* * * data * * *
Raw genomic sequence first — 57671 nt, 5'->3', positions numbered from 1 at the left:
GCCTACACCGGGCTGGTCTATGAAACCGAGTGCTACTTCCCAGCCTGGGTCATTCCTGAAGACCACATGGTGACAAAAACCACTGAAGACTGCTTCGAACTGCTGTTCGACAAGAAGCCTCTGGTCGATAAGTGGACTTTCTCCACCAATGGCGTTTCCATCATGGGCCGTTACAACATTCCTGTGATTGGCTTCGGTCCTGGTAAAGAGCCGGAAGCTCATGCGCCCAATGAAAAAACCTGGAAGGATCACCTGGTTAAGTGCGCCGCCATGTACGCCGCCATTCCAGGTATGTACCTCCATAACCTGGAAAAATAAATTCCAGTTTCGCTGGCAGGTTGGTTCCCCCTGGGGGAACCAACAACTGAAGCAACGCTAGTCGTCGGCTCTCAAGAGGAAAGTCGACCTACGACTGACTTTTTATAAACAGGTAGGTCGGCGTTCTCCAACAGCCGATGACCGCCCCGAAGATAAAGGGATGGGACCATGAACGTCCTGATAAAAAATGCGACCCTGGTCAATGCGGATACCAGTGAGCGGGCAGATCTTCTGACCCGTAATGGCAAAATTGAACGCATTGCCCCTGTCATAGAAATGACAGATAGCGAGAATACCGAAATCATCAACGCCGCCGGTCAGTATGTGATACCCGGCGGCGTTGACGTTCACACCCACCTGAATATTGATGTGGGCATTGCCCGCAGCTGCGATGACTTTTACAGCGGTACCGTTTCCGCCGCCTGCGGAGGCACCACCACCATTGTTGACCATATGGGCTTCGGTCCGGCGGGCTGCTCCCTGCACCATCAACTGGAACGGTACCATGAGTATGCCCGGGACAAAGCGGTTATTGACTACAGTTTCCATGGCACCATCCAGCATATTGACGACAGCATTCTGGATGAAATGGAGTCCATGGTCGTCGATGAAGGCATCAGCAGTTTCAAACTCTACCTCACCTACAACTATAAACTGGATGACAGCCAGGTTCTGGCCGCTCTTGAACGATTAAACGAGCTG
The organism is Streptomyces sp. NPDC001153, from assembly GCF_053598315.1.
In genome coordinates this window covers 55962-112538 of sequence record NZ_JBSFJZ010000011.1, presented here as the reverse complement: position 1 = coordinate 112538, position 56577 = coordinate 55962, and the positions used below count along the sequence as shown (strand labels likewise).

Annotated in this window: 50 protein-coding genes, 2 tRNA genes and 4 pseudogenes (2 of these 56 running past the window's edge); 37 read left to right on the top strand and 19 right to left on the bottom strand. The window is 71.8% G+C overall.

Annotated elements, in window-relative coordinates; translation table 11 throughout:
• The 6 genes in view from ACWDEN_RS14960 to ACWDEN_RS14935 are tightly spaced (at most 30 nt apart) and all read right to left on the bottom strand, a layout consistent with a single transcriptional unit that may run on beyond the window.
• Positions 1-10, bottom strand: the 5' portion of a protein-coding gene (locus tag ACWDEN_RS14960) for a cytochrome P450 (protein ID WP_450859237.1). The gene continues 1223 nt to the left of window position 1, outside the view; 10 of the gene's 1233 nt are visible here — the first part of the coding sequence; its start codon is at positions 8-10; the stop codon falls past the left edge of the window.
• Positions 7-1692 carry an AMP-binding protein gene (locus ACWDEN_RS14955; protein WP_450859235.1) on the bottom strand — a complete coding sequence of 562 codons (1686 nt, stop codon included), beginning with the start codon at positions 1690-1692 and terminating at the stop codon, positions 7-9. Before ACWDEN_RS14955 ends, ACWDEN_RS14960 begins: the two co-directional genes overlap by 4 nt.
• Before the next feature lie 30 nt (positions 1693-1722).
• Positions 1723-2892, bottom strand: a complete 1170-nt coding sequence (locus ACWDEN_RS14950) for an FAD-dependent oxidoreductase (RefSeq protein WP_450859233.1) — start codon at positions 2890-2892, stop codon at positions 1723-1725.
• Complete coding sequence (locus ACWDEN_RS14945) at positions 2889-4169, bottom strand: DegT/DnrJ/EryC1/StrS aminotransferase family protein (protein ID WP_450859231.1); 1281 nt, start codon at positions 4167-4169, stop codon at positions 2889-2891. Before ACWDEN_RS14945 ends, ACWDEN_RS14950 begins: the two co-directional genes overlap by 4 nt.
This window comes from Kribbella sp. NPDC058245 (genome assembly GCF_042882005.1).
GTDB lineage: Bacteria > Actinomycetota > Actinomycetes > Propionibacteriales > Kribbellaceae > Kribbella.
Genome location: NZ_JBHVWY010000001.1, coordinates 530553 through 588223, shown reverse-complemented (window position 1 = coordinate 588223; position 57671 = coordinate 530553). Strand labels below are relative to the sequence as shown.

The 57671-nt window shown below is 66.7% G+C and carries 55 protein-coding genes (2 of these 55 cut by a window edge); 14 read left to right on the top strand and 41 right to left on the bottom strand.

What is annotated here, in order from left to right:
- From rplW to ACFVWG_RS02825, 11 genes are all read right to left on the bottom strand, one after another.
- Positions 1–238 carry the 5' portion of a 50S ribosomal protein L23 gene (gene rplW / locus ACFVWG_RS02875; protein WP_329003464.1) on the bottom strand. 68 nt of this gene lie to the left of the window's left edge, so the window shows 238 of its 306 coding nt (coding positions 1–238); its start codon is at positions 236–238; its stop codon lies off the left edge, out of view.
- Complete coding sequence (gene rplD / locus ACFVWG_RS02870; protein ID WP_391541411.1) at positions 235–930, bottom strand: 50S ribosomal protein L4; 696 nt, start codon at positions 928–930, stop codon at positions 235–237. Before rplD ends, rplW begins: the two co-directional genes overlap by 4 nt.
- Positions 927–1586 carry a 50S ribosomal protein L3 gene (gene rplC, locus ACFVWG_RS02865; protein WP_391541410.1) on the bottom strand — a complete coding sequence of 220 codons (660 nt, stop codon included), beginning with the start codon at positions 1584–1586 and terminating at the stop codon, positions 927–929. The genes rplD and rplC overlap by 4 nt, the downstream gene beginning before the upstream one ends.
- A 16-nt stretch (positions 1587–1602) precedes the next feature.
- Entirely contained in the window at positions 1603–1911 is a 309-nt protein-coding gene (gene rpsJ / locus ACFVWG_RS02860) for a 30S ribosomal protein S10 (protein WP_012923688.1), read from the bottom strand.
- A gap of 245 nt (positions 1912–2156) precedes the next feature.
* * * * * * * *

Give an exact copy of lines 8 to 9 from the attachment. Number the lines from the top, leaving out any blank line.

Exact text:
• Positions 1-10, bottom strand: the 5' portion of a protein-coding gene (locus tag ACWDEN_RS14960) for a cytochrome P450 (protein ID WP_450859237.1). The gene continues 1223 nt to the left of window position 1, outside the view; 10 of the gene's 1233 nt are visible here — the first part of the coding sequence; its start codon is at positions 8-10; the stop codon falls past the left edge of the window.
• Positions 7-1692 carry an AMP-binding protein gene (locus ACWDEN_RS14955; protein WP_450859235.1) on the bottom strand — a complete coding sequence of 562 codons (1686 nt, stop codon included), beginning with the start codon at positions 1690-1692 and terminating at the stop codon, positions 7-9. Before ACWDEN_RS14955 ends, ACWDEN_RS14960 begins: the two co-directional genes overlap by 4 nt.